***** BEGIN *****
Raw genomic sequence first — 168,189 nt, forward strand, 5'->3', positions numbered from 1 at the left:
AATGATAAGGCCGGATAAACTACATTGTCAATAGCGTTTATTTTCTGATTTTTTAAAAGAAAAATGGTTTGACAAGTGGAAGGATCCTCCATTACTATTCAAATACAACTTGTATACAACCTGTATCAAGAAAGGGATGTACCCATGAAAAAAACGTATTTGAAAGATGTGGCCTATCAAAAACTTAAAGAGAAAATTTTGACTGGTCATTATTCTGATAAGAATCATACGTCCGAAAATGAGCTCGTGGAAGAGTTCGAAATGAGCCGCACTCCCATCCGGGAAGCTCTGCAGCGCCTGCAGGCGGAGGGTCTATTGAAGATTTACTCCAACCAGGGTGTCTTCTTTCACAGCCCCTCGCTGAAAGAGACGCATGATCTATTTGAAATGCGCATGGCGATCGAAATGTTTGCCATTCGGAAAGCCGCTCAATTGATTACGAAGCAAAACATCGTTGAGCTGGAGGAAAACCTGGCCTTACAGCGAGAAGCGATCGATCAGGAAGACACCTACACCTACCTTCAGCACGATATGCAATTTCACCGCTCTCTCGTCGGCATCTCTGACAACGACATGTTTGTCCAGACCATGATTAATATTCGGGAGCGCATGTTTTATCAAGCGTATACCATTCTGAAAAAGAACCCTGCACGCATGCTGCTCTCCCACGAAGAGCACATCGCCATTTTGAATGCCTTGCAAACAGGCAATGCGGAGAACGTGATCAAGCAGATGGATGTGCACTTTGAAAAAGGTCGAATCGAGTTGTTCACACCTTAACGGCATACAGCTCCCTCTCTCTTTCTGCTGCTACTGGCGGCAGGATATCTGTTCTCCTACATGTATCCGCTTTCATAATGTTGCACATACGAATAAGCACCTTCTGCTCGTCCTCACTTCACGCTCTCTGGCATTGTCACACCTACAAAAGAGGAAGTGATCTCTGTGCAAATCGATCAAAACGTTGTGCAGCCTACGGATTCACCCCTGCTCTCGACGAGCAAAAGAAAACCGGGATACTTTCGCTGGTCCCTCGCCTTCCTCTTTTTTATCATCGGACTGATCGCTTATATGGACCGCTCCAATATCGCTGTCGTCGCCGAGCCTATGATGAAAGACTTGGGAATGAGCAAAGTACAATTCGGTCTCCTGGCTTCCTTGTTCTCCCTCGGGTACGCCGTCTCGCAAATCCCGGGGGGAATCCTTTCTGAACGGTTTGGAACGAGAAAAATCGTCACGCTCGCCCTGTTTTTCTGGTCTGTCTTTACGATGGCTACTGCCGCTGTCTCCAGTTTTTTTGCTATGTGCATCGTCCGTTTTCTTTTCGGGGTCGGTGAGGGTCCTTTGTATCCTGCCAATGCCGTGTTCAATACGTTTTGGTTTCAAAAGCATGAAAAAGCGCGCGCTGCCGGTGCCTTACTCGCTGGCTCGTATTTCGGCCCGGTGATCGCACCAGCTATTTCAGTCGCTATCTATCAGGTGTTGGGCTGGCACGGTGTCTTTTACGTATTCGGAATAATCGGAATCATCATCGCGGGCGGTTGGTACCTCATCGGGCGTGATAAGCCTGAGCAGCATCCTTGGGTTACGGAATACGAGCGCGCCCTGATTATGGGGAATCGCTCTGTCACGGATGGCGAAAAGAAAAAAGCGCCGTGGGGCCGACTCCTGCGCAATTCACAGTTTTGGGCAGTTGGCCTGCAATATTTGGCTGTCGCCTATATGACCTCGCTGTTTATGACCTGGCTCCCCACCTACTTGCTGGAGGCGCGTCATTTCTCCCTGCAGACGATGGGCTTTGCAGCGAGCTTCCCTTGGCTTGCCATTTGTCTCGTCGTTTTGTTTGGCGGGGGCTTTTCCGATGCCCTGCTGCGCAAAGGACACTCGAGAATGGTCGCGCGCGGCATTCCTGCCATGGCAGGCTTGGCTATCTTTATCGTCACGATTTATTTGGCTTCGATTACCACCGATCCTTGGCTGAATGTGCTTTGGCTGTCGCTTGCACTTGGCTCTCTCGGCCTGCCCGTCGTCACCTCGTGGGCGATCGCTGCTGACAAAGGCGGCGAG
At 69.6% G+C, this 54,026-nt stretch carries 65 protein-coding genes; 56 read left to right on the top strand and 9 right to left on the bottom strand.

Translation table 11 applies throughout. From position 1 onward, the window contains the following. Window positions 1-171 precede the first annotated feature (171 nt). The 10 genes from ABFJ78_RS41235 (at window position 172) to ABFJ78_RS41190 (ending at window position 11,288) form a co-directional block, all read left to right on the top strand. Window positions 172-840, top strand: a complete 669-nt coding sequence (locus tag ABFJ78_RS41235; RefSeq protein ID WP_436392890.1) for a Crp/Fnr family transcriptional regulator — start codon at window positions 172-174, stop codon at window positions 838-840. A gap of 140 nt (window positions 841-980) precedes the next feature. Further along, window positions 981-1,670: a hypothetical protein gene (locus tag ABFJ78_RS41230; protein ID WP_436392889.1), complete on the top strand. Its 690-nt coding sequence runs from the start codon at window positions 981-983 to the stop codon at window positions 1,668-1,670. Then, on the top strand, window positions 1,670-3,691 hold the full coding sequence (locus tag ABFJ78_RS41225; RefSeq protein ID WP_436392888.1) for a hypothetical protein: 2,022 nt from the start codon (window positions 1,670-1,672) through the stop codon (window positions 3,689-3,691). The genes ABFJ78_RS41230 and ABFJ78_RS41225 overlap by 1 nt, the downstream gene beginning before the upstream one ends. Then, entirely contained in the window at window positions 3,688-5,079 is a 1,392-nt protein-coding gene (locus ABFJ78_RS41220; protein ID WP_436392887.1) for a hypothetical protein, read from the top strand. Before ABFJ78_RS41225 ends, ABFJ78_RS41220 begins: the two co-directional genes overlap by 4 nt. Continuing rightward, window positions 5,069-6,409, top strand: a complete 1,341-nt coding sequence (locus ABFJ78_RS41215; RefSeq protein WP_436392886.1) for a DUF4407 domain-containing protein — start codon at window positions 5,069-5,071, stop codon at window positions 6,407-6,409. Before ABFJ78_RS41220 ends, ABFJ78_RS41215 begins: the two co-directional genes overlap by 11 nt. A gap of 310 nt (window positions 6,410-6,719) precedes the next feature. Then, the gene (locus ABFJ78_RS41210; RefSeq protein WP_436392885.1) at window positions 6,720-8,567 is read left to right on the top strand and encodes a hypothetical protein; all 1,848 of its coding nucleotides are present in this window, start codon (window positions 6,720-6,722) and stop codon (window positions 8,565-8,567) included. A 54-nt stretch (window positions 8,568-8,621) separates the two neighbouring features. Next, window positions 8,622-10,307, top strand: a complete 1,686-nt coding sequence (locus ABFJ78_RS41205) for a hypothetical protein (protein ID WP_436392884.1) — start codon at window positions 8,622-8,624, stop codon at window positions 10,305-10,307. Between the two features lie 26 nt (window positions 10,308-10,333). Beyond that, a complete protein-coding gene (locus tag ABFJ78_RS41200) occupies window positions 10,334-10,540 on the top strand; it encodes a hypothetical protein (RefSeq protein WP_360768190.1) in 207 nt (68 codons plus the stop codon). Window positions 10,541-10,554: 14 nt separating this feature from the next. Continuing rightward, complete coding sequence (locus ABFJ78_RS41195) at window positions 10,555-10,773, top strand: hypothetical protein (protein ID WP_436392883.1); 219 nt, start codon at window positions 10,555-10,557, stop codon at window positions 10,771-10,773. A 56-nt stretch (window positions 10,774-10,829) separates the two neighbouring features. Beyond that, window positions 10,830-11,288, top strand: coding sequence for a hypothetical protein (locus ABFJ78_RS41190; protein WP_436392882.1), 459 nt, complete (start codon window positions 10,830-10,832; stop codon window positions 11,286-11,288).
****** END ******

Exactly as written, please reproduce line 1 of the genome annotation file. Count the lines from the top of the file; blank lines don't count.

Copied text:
Raw genomic sequence first — 168,189 nt, forward strand, 5'->3', positions numbered from 1 at the left: